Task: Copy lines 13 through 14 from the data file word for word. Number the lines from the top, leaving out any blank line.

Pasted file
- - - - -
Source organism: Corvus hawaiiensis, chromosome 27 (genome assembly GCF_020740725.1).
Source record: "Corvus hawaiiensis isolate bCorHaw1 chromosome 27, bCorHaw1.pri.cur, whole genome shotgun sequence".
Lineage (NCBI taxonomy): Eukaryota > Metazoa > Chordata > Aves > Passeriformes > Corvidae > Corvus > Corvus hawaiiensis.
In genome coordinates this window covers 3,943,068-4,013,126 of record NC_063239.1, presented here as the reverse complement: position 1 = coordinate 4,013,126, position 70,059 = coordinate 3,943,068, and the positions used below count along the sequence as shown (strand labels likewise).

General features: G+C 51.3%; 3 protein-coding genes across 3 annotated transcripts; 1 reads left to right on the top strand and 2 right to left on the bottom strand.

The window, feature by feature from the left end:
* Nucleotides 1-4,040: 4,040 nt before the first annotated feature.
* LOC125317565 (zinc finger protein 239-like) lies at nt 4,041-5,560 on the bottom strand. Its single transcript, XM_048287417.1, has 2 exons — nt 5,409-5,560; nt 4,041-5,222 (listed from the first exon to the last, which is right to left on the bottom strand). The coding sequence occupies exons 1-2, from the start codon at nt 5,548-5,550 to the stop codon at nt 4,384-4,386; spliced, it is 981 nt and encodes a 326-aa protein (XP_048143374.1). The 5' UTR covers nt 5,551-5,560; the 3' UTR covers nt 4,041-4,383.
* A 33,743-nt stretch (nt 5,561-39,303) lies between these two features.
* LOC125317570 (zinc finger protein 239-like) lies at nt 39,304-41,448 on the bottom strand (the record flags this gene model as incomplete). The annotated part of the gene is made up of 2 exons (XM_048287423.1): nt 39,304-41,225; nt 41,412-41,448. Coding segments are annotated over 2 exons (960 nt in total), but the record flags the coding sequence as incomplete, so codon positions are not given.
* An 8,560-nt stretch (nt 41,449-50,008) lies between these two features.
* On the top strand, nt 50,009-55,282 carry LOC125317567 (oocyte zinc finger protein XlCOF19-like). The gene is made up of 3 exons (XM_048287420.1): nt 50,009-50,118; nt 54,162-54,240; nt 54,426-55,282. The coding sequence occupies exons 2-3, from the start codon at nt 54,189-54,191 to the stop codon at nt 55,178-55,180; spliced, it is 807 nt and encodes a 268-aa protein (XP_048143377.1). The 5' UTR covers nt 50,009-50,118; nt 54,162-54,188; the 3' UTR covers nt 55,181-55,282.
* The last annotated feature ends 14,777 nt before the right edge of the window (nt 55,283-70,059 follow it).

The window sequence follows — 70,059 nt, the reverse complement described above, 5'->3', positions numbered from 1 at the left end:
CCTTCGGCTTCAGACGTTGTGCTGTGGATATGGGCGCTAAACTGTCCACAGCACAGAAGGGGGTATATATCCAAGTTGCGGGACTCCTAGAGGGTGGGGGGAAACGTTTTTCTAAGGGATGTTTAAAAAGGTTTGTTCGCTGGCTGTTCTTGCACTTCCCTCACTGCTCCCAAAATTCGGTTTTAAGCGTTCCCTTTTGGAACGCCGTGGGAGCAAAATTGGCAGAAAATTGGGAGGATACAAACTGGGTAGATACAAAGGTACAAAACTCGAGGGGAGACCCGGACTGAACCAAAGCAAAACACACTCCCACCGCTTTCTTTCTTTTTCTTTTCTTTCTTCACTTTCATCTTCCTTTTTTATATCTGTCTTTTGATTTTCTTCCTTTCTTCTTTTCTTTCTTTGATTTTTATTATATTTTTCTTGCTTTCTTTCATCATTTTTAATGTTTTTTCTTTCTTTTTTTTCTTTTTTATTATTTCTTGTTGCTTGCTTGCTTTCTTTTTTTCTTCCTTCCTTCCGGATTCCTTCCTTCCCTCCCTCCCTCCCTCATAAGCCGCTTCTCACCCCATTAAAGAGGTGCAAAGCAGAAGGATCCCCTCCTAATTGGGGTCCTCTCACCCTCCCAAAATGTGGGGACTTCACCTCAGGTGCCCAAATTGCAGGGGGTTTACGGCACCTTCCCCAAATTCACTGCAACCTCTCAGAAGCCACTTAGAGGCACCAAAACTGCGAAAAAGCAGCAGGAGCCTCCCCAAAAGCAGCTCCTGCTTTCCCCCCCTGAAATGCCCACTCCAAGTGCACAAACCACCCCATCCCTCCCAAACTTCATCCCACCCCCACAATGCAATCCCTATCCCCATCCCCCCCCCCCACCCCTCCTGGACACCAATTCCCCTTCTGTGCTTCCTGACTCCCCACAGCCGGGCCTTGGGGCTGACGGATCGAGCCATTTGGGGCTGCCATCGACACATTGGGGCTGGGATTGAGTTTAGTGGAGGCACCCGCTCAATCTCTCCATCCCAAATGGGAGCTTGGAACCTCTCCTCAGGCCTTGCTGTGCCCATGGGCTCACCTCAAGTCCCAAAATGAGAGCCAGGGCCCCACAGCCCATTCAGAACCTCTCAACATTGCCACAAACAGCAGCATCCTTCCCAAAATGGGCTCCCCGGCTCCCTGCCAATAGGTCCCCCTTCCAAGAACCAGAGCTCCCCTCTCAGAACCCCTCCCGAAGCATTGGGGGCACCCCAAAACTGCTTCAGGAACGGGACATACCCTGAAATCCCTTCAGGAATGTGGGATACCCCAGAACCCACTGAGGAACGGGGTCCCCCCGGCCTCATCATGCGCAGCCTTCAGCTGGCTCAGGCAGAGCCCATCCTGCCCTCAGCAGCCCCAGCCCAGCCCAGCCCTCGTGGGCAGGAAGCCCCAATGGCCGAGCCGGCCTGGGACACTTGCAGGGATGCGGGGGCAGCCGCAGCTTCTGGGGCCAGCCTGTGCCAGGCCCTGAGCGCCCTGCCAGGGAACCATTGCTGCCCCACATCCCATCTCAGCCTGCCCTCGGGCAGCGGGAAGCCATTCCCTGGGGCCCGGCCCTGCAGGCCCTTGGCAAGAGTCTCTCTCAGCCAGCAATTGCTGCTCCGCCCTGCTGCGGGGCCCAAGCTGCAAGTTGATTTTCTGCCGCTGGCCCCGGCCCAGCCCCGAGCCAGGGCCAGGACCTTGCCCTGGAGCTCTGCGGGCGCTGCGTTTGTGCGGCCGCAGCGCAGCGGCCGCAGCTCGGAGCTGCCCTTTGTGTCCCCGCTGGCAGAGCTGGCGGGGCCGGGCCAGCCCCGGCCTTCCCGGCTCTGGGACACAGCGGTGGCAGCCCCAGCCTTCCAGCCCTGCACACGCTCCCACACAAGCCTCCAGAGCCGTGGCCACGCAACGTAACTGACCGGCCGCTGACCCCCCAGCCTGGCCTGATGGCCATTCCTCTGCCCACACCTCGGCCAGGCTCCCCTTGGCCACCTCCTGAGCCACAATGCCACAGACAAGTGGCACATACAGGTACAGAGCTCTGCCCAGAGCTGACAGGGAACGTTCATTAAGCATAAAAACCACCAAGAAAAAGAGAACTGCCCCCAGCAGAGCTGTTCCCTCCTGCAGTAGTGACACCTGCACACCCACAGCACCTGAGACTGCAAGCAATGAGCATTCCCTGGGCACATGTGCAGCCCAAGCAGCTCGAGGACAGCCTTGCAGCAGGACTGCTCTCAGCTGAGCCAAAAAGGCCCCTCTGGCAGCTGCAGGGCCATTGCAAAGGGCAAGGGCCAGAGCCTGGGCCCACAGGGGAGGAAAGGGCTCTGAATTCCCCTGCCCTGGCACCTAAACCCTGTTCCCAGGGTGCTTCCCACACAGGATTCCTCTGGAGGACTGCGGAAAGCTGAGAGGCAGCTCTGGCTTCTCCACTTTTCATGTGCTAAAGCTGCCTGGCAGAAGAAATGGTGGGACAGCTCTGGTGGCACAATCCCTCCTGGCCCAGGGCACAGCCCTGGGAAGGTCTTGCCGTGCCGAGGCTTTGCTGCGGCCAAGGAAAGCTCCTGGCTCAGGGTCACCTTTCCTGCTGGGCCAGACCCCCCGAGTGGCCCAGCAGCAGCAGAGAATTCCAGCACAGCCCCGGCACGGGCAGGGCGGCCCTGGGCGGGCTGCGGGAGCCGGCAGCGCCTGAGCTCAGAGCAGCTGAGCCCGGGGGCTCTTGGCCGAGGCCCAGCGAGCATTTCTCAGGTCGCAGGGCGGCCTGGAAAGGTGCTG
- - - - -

* The last annotated feature ends 14,777 nt before the right edge of the window (nt 55,283-70,059 follow it).

The window sequence follows — 70,059 nt, the reverse complement described above, 5'->3', positions numbered from 1 at the left end: